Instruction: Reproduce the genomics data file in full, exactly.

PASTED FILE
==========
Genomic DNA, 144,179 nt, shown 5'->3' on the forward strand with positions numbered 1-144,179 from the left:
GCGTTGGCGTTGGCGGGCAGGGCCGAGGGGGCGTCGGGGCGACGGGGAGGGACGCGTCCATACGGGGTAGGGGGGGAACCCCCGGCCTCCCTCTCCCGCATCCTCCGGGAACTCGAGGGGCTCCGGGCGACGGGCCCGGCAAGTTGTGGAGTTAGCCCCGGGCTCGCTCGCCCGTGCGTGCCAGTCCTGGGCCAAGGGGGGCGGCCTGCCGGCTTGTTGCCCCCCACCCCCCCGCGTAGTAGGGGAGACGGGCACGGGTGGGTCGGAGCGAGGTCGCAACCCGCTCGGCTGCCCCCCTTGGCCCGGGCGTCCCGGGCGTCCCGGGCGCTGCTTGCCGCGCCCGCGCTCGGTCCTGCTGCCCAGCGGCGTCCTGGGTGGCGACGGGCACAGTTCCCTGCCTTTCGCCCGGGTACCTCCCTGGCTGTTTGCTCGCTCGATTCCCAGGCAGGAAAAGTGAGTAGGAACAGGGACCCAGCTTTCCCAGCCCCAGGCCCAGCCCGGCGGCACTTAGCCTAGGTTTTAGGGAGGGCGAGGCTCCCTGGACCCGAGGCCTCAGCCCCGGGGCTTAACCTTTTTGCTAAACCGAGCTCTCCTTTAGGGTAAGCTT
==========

Genomic DNA, 144,179 nt, shown 5'->3' on the forward strand with positions numbered 1-144,179 from the left:
GCGTTGGCGTTGGCGGGCAGGGCCGAGGGGGCGTCGGGGCGACGGGGAGGGACGCGTCCATACGGGGTAGGGGGGGAACCCCCGGCCTCCCTCTCCCGCATCCTCCGGGAACTCGAGGGGCTCCGGGCGACGGGCCCGGCAAGTTGTGGAGTTAGCCCCGGGCTCGCTCGCCCGTGCGTGCCAGTCCTGGGCCAAGGGGGGCGGCCTGCCGGCTTGTTGCCCCCCACCCCCCCGCGTAGTAGGGGAGACGGGCACGGGTGGGTCGGAGCGAGGTCGCAACCCGCTCGGCTGCCCCCCTTGGCCCGGGCGTCCCGGGCGTCCCGGGCGCTGCTTGCCGCGCCCGCGCTCGGTCCTGCTGCCCAGCGGCGTCCTGGGTGGCGACGGGCACAGTTCCCTGCCTTTCGCCCGGGTACCTCCCTGGCTGTTTGCTCGCTCGATTCCCAGGCAGGAAAAGTGAGTAGGAACAGGGACCCAGCTTTCCCAGCCCCAGGCCCAGCCCGGCGGCACTTAGCCTAGGTTTTAGGGAGGGCGAGGCTCCCTGGACCCGAGGCCTCAGCCCCGGGGCTTAACCTTTTTGCTAAACCGAGCTCTCCTTTAGGGTAAGCTT